health care

A group of Colorado lawmakers are working to lower health insurance premiums for residents on the individual market created in the wake of the Affordable Care Act. Rates are predicted to rise 34 percent on average next year. There are concerns that healthy people will opt out of coverage and that could cause rates to rise even higher as the insurance risk pool thins out.

Bob Collins, a small business owner and the father of three in Thornton, said the rise will cost him $18,000 to cover his family next year. That’s a significant increase to what he pays now.

The Senate is again trying to tackle the politics of health care. Rather than going for sweeping changes, lawmakers are acting more like handymen this time, looking for tweaks and fixes that will make the system that's already in place work better.

Flickr User: Pictures of Money / Creative Commons

Things are in limbo after Senate majority leader Mitch McConnell delayed a vote on the Republican effort to repeal the Affordable Care Act. A group of 13 senators crafted the bill after the House passed their version of a health care bill in May to replace what is also known as Obamacare.

Based on what's in the Senate bill right now, Bente Birkeland spoke with Joe Hanel of the nonpartisan Colorado Health Institute to break down what the numbers could mean for residents and the state's budget.

The health care bill passed by the House on Thursday is a win for the wealthy, in terms of taxes.

After weeks of will-they-or-won't-they tensions, the House managed to pass its GOP replacement for the Affordable Care Act on Thursday by a razor-thin margin. The vote was 217-213.

Democrats who lost the battle are still convinced they may win the political war. As the Republicans reached a majority for the bill, Democrats on the House floor began chanting, "Na, na, na, na ... hey, hey, hey ... goodbye." They say Republicans could lose their seats for supporting a bill that could cause so much disruption in voters' health care.

House Republicans approved their plan to replace the Affordable Care Act on Thursday.

Here's a rundown of key provisions in the American Health Care Act and what would happen if the Senate approves them and the bill becomes law.

Buying insurance

While the Affordable Care Act “is going to remain the law of the land” for the foreseeable future, that isn’t preventing state lawmakers from debating health care reform efforts in Colorado. One key proposal is moving through the state legislature, however it’s not likely to gain enough traction to become law in part because of the national debate over Obamacare.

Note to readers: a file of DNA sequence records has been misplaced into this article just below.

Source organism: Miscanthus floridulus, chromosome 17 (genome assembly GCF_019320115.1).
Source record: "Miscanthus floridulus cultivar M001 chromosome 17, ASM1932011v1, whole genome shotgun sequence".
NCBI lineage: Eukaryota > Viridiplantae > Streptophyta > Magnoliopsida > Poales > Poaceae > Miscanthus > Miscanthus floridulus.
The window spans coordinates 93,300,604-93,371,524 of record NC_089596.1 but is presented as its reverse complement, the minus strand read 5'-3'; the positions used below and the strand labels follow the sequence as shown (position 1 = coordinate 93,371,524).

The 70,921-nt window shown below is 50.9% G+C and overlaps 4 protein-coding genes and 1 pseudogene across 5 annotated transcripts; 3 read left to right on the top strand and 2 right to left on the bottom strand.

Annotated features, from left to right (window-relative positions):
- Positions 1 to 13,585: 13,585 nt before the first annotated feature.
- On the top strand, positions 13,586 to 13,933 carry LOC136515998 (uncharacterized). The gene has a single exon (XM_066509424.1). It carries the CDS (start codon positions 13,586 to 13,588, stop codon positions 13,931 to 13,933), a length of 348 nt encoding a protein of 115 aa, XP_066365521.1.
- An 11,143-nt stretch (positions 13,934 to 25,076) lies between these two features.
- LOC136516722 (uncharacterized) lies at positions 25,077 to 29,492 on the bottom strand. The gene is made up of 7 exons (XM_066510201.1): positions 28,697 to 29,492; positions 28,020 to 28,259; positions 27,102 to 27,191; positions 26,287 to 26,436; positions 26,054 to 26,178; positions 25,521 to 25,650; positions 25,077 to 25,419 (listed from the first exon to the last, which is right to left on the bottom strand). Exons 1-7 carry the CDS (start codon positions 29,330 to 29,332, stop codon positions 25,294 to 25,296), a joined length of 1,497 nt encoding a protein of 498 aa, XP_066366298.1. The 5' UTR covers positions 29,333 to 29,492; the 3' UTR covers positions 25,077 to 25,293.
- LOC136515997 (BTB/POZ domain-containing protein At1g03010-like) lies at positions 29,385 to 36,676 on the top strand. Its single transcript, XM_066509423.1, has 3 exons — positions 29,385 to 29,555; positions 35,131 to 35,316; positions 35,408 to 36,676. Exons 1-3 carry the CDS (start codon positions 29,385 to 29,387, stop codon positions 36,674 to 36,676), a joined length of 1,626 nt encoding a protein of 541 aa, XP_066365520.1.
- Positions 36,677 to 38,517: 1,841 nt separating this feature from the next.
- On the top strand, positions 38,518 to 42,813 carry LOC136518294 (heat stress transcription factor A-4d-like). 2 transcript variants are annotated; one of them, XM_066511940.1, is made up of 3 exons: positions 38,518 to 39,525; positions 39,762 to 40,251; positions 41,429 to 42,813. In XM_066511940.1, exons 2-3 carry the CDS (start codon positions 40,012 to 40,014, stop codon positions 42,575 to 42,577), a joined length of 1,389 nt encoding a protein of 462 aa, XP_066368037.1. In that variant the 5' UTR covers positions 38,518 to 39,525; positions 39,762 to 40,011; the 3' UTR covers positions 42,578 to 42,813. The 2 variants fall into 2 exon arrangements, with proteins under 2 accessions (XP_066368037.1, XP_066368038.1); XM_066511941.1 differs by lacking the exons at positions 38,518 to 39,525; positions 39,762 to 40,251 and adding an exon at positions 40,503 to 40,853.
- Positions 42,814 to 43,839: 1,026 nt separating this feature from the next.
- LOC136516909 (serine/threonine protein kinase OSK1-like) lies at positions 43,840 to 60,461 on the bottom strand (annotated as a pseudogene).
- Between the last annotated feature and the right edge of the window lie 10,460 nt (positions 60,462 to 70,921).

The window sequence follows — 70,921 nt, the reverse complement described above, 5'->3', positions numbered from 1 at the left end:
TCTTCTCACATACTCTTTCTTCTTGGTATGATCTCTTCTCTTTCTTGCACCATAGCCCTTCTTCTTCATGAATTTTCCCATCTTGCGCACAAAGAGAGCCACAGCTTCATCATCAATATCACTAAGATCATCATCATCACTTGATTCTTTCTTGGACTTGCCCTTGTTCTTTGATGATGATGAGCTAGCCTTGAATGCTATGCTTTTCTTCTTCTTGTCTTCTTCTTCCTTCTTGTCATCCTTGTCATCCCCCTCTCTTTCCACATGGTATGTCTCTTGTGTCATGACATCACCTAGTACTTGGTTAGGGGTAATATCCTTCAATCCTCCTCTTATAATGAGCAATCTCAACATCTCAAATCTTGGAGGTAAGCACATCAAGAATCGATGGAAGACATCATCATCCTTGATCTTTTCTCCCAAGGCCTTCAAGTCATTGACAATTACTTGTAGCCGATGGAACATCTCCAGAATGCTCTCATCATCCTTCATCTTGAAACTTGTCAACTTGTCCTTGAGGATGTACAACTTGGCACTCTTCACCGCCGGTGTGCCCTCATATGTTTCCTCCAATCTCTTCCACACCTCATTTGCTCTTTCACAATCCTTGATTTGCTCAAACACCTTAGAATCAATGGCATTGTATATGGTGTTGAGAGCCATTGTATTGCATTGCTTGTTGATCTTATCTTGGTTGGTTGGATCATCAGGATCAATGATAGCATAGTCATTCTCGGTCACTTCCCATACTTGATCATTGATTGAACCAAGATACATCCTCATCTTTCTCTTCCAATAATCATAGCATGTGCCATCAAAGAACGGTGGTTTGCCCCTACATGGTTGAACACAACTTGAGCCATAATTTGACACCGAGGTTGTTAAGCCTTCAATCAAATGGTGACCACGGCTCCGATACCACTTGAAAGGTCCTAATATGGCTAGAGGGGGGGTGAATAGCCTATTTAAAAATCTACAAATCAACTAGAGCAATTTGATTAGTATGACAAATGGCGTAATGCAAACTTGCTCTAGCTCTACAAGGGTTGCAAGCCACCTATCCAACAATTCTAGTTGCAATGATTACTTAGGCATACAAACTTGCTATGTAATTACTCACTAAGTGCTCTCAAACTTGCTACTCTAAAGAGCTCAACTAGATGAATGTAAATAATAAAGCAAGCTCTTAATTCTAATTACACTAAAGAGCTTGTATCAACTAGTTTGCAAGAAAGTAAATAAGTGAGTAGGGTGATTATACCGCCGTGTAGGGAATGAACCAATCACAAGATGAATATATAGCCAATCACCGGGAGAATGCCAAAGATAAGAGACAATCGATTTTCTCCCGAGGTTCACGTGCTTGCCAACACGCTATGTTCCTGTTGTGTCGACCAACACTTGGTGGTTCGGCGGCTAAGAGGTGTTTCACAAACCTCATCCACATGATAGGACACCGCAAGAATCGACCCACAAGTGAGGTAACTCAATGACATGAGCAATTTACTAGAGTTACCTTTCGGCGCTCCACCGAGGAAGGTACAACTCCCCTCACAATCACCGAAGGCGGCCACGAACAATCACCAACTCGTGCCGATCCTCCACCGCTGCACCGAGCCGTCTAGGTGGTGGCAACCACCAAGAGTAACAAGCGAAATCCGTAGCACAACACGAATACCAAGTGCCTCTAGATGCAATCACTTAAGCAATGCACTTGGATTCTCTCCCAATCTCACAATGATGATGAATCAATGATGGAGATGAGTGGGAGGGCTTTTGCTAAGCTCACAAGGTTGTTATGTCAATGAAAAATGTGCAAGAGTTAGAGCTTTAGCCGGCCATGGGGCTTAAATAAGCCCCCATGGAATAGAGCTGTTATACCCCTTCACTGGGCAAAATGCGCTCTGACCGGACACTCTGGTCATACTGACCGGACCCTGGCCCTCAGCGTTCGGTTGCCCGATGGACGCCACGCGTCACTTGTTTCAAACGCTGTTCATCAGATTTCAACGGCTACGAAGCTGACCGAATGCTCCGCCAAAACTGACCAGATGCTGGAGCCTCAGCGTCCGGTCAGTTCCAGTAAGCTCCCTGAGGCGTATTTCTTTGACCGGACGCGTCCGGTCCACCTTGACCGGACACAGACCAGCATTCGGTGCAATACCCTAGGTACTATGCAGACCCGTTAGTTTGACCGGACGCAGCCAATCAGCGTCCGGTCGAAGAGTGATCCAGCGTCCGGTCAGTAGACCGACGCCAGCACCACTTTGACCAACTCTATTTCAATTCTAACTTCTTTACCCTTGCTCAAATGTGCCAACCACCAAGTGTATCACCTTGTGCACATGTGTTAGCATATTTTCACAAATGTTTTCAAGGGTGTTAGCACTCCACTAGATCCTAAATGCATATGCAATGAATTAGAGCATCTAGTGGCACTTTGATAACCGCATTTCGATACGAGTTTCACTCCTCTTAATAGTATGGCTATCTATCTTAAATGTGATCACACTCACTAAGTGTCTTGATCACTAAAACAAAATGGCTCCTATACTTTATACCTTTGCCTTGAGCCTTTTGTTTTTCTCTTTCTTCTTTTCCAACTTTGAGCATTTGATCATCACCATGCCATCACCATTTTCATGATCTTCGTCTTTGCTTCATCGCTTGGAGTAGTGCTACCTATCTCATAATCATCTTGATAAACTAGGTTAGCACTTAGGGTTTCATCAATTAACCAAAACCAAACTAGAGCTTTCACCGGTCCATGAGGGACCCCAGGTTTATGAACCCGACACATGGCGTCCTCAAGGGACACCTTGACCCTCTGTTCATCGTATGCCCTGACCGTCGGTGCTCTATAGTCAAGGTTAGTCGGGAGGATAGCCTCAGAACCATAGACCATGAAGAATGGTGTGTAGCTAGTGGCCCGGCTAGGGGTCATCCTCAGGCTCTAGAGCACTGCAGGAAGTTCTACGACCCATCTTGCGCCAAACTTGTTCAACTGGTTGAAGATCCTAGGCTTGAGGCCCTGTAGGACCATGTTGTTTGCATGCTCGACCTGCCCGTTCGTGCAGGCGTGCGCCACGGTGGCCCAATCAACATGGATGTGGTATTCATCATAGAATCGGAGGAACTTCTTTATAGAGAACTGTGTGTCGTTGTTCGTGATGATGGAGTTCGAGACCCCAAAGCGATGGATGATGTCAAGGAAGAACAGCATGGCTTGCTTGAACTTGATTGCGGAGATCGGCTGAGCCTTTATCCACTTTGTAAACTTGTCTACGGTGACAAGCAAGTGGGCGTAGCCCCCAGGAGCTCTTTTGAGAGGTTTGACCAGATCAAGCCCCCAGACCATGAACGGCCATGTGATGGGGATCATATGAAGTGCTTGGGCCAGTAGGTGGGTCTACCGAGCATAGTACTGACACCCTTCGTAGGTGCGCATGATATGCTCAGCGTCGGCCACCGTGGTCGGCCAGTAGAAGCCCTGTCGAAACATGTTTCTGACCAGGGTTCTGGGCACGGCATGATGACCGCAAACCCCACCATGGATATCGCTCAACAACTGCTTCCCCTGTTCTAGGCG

A proposal in the Republican-controlled state Senate seeks to do away with the state’s health care exchange – Connect for Health Colorado – and switch over to the federal exchange.  The exchanges are how individuals purchase insurance under the Affordable Care Act.

Holly Pretsky / 91.5 KRCC

The number of seniors in El Paso County is expected to grow by 39% this decade.  As this so-called senior tsunami hits the Pikes Peak region, eventually, some will likely move into nursing homes. But more and more nursing home residents are actually under the age of 65.

91.5 KRCC

A proposal to repeal Colorado's healthcare exchange and move to the federal program has prompted a lot of debate at the State Capitol. It has also set off a larger fight about the future of the Affordable Care Act.

Bente Birkeland / Capitol Coverage

In the midst of an ongoing national fight about the future of the Affordable Care Act, also known as Obamacare, a measure to replace Colorado's health care exchange is igniting passion in Denver. On Feb. 7, people rallied outside the state capitol to protest repealing the Affordable Care Act, while in the capitol, the Senate Finance Committee held a hearing on Senate Bill 3, known as the 'Repeal Colorado Health Benefit Exchange Bill.'

Bente Birkeland / Capitol Coverage

Opening day at Colorado's Capitol may be largely procedural, but legislative leaders take the opportunity to set the tone for the year. Thirty-two of the state's 100 lawmakers are newly elected, but the makeup of the chambers is largely the same as it was last year. Republicans still control the Senate and Democrats have a majority in the House.

Flickr User: Pictures of Money / Creative Commons

Progressives have long fought for a single-payer health care system. The question as to whether Colorado should create one is on this November's ballot.

The supporters of Amendment 69, also known as ColoradoCare, say their system would be better than the current one created through Obamacare. It would be cheaper, they say, and ensure that no person is left without coverage. Opponents say the system is a massive tax hike that is not sustainable.

The one thing both sides agree on is that the current system is not working for everyone.

Bente Birkeland / RMCR

Access to quality healthcare – and a doctor – can be difficult in the more rural parts of Colorado, especially along the eastern plains. That's why the state is embarking on a new training program to recruit and train more family practice physicians.

Holly Pretsky / KRCC

Waiting in line at a soup kitchen or riding a bus may not be typical medical school curriculum, but that's exactly what some med students did last week.

"Conversation with Colorado" is a platform for folks to come with ideas aimed at bettering the mental health care system, and it stops in Colorado Springs on Wednesday.